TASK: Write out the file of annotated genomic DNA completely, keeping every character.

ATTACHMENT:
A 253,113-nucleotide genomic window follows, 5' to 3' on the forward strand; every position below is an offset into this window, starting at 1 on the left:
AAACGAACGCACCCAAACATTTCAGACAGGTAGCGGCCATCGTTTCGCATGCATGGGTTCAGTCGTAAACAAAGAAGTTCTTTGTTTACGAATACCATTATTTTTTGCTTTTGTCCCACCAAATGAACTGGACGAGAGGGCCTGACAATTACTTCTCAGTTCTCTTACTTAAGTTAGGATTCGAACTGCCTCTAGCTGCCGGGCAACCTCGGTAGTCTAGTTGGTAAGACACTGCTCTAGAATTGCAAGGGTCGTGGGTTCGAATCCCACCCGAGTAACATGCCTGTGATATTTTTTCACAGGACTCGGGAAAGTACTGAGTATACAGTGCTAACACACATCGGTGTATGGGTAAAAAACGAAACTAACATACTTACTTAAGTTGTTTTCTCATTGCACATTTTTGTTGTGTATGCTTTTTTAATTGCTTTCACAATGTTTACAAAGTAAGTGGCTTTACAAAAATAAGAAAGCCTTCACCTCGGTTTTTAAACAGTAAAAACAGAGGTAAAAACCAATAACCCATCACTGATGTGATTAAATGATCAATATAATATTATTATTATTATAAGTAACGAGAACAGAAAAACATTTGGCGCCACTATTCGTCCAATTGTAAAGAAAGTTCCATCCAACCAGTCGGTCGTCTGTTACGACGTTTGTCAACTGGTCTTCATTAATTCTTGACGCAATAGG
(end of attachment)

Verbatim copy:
A 253,113-nucleotide genomic window follows, 5' to 3' on the forward strand; every position below is an offset into this window, starting at 1 on the left:
AAACGAACGCACCCAAACATTTCAGACAGGTAGCGGCCATCGTTTCGCATGCATGGGTTCAGTCGTAAACAAAGAAGTTCTTTGTTTACGAATACCATTATTTTTTGCTTTTGTCCCACCAAATGAACTGGACGAGAGGGCCTGACAATTACTTCTCAGTTCTCTTACTTAAGTTAGGATTCGAACTGCCTCTAGCTGCCGGGCAACCTCGGTAGTCTAGTTGGTAAGACACTGCTCTAGAATTGCAAGGGTCGTGGGTTCGAATCCCACCCGAGTAACATGCCTGTGATATTTTTTCACAGGACTCGGGAAAGTACTGAGTATACAGTGCTAACACACATCGGTGTATGGGTAAAAAACGAAACTAACATACTTACTTAAGTTGTTTTCTCATTGCACATTTTTGTTGTGTATGCTTTTTTAATTGCTTTCACAATGTTTACAAAGTAAGTGGCTTTACAAAAATAAGAAAGCCTTCACCTCGGTTTTTAAACAGTAAAAACAGAGGTAAAAACCAATAACCCATCACTGATGTGATTAAATGATCAATATAATATTATTATTATTATAAGTAACGAGAACAGAAAAACATTTGGCGCCACTATTCGTCCAATTGTAAAGAAAGTTCCATCCAACCAGTCGGTCGTCTGTTACGACGTTTGTCAACTGGTCTTCATTAATTCTTGACGCAATAGG